I told Lloyd I thought his performance was enhanced — intensified — by the fact that his character’s sightless eyes are always trained on the ceiling when he speaks with Diaz.
“You have uttered an amazing truth about acting,” he replied. “It is a wonderful thing when you’re acting and you eliminate one sense…sight, hearing, something. It makes it more powerful. I didn’t play the character as a sick man. To be without sight added to the voice, to the presence.”
His scenes with Diaz were shot over two or three days in a hospital in Arcadia. Like many of his generation he takes a straightforward approach to acting. His motto is “just say the words.”
There’s a beautiful drawing of Lloyd’s wife Peggy on the living room wall near his front door. The artist is Don Bachardy, and it was drawn 32 years ago…just as Lloyd’s wife had learned of the death of Pablo Picasso, whom she deeply admired and which accounts, he says, for her sad expression.
“My wife is 92,” Lloyd confides. “We’ve been married 69 years, and she tells everyone she robbed the cradle.”
What’s Lloyd been doing all these years to have lived so long and still be so alert and in such good shape?
“I eat a steak or two every week, although I don’t make a steady diet of that,” he replies. “No shellfish. I gave up smoking in 1943. I’ve played tennis all my life. For years I rode a bicycle here but with the traffic and everything I’ve given that up.
“The positive thing is that I was young in the Depression era, and the Depression people had more of a positive attitude about things. Now there’s a cynical thing in the air…I don’t see that same positiveness.”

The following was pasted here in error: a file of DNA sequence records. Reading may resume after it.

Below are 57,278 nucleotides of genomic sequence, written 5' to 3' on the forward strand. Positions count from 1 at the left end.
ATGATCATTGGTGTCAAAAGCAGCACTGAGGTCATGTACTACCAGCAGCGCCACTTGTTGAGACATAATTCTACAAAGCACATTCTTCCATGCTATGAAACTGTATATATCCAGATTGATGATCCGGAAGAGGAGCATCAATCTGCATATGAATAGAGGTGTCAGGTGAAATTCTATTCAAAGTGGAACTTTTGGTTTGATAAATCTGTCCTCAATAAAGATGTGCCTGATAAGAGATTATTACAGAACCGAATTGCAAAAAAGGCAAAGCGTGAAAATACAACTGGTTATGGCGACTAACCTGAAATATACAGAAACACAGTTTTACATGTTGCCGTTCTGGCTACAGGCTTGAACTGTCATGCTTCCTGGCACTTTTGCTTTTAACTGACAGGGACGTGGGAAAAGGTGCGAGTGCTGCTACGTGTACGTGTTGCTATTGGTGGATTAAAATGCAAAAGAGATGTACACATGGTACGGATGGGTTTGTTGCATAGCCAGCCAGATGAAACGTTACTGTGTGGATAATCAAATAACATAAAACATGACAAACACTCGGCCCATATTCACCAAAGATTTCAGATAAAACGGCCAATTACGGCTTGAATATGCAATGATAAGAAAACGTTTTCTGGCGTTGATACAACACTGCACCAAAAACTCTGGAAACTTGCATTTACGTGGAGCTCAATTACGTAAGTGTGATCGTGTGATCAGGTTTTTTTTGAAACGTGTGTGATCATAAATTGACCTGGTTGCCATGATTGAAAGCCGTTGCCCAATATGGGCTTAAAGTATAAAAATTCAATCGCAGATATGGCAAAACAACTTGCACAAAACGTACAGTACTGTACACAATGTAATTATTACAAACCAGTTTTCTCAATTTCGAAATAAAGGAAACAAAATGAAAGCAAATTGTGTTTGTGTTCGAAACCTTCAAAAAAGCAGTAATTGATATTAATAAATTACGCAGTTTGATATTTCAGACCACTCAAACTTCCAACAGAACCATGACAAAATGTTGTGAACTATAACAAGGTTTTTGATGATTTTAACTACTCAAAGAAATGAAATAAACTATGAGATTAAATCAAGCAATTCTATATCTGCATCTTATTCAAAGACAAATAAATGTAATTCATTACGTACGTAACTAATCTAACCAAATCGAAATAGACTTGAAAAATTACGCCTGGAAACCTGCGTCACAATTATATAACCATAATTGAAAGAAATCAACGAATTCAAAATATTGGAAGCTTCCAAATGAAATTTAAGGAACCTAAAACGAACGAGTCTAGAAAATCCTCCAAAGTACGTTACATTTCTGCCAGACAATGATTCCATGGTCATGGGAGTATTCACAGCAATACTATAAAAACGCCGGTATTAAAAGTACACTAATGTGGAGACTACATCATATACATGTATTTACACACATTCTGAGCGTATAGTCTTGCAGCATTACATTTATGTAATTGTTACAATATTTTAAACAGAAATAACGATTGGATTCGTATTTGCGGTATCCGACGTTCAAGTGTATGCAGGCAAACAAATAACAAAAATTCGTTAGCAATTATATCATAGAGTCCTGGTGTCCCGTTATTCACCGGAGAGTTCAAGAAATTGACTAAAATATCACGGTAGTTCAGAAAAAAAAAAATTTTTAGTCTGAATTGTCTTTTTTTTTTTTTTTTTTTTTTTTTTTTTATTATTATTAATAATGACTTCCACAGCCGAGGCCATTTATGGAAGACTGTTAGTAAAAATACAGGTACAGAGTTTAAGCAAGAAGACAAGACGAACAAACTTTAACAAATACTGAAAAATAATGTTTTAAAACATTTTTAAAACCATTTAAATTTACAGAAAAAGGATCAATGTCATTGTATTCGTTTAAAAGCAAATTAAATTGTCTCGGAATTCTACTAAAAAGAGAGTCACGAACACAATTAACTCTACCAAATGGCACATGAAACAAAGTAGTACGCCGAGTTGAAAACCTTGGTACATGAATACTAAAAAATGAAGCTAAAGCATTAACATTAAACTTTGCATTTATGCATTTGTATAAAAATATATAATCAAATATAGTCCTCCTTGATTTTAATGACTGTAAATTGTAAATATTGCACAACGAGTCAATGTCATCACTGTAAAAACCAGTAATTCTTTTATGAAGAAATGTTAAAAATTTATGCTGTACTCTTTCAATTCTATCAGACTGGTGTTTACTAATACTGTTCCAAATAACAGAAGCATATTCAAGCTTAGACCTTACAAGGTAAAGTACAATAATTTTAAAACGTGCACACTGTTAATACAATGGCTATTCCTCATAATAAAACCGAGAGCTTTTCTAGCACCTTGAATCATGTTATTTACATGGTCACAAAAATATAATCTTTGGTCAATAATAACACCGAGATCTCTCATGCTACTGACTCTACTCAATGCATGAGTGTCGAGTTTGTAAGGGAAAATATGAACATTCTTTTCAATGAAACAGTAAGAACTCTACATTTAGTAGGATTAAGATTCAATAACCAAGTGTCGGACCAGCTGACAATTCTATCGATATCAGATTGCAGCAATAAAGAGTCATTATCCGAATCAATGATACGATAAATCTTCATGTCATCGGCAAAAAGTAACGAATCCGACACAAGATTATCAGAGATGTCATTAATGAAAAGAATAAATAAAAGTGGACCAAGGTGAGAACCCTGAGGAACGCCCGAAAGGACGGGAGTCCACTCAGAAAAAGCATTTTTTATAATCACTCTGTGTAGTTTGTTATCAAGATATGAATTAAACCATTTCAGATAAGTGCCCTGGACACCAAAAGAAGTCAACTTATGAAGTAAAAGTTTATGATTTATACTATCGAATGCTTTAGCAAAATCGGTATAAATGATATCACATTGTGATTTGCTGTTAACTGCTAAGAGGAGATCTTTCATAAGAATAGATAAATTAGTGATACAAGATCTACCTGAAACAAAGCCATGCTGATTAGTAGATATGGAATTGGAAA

Lloyd wrote an afterword to a 2004 Signet Classics Penguin paperback that contains four Shaw plays….’Candida,’ ‘Mrs. Warren’s Profession,’ ‘Arms and the Man’ and `Man and Superman.’ “I’m still tied in with Shaw,” he says, “although he did become bitter, like Mark Twain, about the human race.”
Cameron Diaz, Norman Lloyd at In Her Shoes post-premiere party at Spago of Beverly Hills — Wednesday, 9.28, 11:40 pm.
I was certain that Lloyd would be unusual and inquisitive enough to be an internet expert, but no. He is, however, a “careful” newspaper reader. As a favor I agreed to print out a copy of this column and give it to him at Wednesday night’s (9.28) In Her Shoes after-party.
Does he ever get recognized in public? “Of late not so much,” he says. “I was recognized in the `40s after Saboteur came out, and in the ’80s occasionally because of my part in St. Elsewhere (i.e., “Dr. Auschlander”), which I did every week for six years.
“But just the other day I was in a Chinese restaurant — VIP Harbor Seafood at the corner of Wilshire and Barrington — and six guys from 20th Century Fox who had just seen the film…they all came over to congratulate.”